Monday, March 12, 2012

The Iron First Holds Flowers

Across the world, authoritarian leaders worry that Arab Spring fever will infect their citizenry. In an effort to inoculate themselves against the ire of democracy-seeking public, many leaders are finding utility in tightly-controlled elections—allowing them to legitimize their governments with referendums and contests whose outcomes are pre-ordained.

In Syria, elections were used a tool to quell uprising against President Bashar al-Assad’s increasingly brutal and repressive regime. In the midst of a civil war that (by some reports) has left over 7600 civilians dead, Assad’s government proposed a new draft of the Constitution.  Facially, the proposal provided for the establishment of opposition parties, while still leaving the chief executive with broad-ranging and largely unchecked powers. On February 26, 2012, the same day in which at least 59 civilians were killed, state-sponsored media reported 57% of voting-eligible Syrians went the polls to vote on the proposed constitution—which passed with almost 90% affirmative vote.  Western Diplomats in Damascus estimated actual turnout at around 5%, however, with many voters intimidated by the presence of the Assad regime. Dismissing the elections as “cynical,” U.S. State Department Spokeswoman Victoria Nuland explained that “the referendum that they put forward is ridiculous in that it requires that the state approve any of these patriotic opposition groups." Time will tell whether Assad’s constitutional referendum, along with recent calls to label opposition forces “terrorists,” will succeed in capturing the narrative of legitimacy—and ultimately deter foreign intervention.

The great power to the north, Russia, undertook elections of its own on March 4th .The contest decided who would hold the country’s Presidency for the next six years,  and was closely followed after protests in the wake of December’s Duma (parliamentary) elections. In the Presidential election, and as expected, current Prime Minister Vladimir Putin coasted to victory with 63% of the vote, tearing up as he addressed his supporters during his election night victory speech. International media and human rights groups have been quick to point out election violations, however, with the head Organization for Security and Cooperation in Europe (OSCE) observer Tonino Picula concluding that "[t]here was no real competition, and abuse of government resources ensured that the ultimate winner of the election was never in doubt." Illustrating this point was an Associated Press video appearing to show a ballot box being stuffed at a polling station in Dagestan.  In the day following the election, some 20,000 protesters flocked to Moscow’s Pushkin Square to call for Putin’s resignation. They were met by 12,000 police dispatched to restore order, with hundreds of violent detainments reported by the Guardian. Although it is unclear the trajectory these protests will take, Putin’s Kremlin has been notoriously strict in cracking down on civil unrest.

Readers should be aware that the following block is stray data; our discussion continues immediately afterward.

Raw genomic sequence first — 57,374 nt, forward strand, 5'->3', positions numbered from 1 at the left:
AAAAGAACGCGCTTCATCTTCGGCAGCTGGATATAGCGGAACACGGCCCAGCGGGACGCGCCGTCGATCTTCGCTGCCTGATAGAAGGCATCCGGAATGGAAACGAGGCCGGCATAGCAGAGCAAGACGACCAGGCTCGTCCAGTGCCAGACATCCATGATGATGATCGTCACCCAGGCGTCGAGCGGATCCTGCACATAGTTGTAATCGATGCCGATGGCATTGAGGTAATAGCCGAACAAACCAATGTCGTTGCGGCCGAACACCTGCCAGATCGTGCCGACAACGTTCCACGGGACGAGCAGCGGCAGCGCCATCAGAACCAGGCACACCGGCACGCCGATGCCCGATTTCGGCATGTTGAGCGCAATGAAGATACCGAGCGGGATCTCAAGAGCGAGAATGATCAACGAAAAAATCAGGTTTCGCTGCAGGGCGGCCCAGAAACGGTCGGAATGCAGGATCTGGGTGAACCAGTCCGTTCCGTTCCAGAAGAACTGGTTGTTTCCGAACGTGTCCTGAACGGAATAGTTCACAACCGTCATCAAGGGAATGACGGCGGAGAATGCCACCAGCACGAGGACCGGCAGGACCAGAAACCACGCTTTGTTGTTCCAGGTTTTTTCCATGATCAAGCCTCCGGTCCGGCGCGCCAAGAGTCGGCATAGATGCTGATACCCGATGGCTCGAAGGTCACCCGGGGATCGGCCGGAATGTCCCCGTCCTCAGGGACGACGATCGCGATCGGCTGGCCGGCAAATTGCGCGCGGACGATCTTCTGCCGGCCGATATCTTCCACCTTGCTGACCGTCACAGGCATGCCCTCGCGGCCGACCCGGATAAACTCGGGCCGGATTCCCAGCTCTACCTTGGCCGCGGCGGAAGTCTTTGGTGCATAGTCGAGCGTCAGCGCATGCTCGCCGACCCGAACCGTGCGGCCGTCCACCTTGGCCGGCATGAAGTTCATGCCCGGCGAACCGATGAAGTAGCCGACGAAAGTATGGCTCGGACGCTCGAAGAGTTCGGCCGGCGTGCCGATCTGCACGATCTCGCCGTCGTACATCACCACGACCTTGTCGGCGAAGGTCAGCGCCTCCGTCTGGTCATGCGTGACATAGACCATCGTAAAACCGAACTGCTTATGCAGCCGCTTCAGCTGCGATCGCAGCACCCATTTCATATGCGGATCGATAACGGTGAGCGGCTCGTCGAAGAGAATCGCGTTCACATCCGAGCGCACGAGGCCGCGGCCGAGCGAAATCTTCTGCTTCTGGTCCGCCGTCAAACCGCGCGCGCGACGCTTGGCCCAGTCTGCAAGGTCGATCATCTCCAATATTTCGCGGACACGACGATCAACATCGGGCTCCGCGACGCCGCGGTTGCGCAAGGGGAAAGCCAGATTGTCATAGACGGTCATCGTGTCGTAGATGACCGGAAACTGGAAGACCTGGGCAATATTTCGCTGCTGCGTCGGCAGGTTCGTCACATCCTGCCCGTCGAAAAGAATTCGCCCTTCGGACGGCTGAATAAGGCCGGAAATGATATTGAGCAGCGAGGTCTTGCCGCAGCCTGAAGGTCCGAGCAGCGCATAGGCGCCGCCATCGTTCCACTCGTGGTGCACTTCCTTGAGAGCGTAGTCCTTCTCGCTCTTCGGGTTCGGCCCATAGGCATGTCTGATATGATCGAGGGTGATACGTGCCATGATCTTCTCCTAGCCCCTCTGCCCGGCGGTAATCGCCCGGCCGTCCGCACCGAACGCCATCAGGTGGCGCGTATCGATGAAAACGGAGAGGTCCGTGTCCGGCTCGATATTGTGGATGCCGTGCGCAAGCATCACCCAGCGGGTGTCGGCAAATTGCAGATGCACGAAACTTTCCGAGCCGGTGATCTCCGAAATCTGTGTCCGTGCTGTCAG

It’s whether such stagecraft will help pacify, or only intensify, public outcry for democratic representation. It is clear, however, that the faux election is becoming a go-to tool of iron-fisted leaders seeking the appearance of reformers. Drawing back the curtain and exposing this election engineering, while publicly pushing for meaningful reform to election administration, are among the increasing-needed roles for media outlets and human rights groups alike. 

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